In an emergency situation, the body has two possible responses: increasing the level of sympathetic mode above baseline or activating the mammalian dive reflex. The physiology of the mammalian dive reflex has long been recognised as consistent with the symptoms and chemical changes of intrinsic asthma. This article documents observations in five patients with intrinsic asthma that suggest that people who inadvertently activate the mammalian dive reflex, causing symptoms of asthma, do so because their bodies cannot adequately activate the sympathetic mode. According to the clinical observations of the author, an emergency-level increase in sympathetic mode requires a very specific set of channel qi alterations involving the Bladder and Kidney channels. In every intrinsic asthma case attended by the author, the patient had an obstruction in the flow of channel qi that prevented the patients from accessing or increasing the degree of sympathetic mode. When the blockages were removed using acupuncture and/or tuina, the ongoing asthma attack and/or the tendency for asthma ceased and did not return. This article is a call for replication.

Buy this article (free for JCM subscribers)

  

Show all / Hide all

fold faq

‘Do You Treat Cancer?’: An Open Letter to a Cancer Patient

Author: Andrew Nugent-Head

The following article is an adapted version of a letter written by the author to one of many patients who have asked, ‘Do you treat cancer?’. It is shared in the hope that it helps practitioners to answer this loaded question, and to mature the perspective of the Chinese medicine community on treating cancer and other serious diseases.

One of this issue’s free sample articles

  

Show all / Hide all

fold faq

Skin Conditions and Chinese Medicine Dietary Therapy

Author: Sabine Schmitz

This article discusses the role of Chinese medicine dietary theory in the treatment of patients with skin conditions. An explanation of the Chinese concept of fā wù food is included, along with practical advice and useful examples for the clinical management of dermatological cases.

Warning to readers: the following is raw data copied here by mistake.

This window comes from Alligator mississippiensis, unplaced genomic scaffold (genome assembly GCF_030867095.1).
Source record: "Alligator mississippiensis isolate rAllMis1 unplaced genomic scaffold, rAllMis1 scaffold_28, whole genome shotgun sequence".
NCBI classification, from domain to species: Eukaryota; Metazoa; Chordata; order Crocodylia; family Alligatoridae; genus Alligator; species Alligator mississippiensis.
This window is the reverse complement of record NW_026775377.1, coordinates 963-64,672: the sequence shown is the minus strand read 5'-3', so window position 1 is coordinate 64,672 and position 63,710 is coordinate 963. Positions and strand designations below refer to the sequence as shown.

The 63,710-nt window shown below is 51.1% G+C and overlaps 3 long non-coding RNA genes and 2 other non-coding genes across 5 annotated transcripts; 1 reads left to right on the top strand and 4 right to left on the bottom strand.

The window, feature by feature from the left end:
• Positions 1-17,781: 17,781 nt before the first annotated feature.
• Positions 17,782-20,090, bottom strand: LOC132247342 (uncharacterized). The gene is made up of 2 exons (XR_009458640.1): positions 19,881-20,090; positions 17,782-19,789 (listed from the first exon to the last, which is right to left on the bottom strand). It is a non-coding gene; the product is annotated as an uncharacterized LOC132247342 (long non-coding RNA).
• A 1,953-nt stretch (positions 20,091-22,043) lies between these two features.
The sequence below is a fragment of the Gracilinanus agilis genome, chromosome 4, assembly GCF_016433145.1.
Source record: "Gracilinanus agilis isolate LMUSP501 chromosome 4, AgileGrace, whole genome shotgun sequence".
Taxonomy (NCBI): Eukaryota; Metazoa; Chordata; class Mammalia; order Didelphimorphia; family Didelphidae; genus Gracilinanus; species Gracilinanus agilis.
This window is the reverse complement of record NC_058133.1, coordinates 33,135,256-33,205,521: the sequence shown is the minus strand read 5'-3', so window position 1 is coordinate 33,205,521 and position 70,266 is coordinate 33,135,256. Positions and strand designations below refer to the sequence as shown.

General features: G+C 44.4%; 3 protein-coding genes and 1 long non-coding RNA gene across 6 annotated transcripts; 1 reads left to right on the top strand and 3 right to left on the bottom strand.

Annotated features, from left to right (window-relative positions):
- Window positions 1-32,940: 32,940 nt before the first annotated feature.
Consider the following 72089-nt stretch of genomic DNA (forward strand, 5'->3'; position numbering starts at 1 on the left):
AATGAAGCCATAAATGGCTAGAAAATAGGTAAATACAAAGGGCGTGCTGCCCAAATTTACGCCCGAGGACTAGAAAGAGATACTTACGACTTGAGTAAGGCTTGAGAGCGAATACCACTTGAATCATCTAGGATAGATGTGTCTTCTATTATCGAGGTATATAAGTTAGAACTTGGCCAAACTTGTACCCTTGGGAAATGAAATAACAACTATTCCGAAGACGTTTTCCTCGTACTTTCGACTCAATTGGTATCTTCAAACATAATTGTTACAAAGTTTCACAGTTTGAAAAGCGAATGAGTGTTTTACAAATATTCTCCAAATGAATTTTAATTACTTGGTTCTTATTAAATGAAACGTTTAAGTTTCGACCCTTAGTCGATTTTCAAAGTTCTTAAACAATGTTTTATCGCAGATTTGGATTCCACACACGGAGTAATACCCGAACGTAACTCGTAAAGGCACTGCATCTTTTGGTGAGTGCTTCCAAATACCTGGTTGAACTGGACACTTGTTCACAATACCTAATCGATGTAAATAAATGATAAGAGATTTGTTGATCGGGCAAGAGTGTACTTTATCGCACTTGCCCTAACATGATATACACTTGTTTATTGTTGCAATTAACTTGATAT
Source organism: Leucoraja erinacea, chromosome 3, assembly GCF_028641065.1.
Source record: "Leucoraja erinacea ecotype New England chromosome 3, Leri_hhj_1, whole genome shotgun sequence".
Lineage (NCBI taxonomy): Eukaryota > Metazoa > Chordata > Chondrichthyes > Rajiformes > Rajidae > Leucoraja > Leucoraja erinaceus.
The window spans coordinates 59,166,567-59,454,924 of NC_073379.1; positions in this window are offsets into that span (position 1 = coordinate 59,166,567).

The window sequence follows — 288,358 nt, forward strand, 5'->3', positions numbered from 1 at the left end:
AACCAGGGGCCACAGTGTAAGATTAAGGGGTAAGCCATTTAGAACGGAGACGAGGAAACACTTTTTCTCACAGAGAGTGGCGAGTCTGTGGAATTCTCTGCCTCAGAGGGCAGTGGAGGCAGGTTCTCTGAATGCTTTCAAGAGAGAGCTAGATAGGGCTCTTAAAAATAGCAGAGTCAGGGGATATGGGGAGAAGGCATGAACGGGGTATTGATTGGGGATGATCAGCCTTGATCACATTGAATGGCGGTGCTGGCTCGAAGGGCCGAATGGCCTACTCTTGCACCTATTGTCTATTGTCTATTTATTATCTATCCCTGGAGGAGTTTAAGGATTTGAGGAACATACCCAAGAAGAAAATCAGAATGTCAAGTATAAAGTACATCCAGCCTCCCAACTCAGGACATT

Buy this article (free for JCM subscribers)

  

Show all / Hide all

fold faq

Acupuncture in the West: Diversity and Orthodoxy

Author: Charles Buck, Peter Deadman, Angie Hicks, Daniel Maxwell and Philip Weeks

This article is an edited and abdridged transcript of a discussion that occurred in London in September 2019 to mark the 40th anniversary of the Journal of Chinese Medicine, and follows on from two previous articles: ‘Acupuncture in the West’ (January 1985, with Peter Deadman, Ted Kaptchuk, Giovanni Maciocia and Felicity Moir) and ‘Chinese Medicine in the West’ (June 2009, with Peter Deadman, Hugh MacPherson, Daniel Maxwell, Felicity Moir and Volker Scheid). Present this time were Charles Buck (CB), Peter Deadman (PD), Angie Hicks (AH), Daniel Maxwell (DM) and Philip Weeks (PW). All are past or present practitioners of acupuncture and Chinese herbal medicine with different backgrounds and styles of practice. For brief biographies of the participants, please see the end of the article. The full article is available online.

Buy this article (free to JCM subscribers)

Book Reviews in this issue

  • Extraordinary Views of Abdominal Patterns: Fukosho-Kiran by Inaba Katsu Bunrei, translated by Jay Kagayama, reviewed by Victoria Conran Read the review and buy the book

  • Acupressure and Acupuncture during Birth: An Integrative Guide for Acupuncturists and Birth Professionals by Claudia Citkovitz, reviewed by Sharon Weizenbaum Read the review and buy the book

  • Clinical Guidelines to Medical Cases (Lin Zheng Zhi Nan Yi An) by Ye Tianshi, translated by Jerome Jiang with Lorraine Wilcox, reviewed by Douglas Eisenstark Read the review and buy the book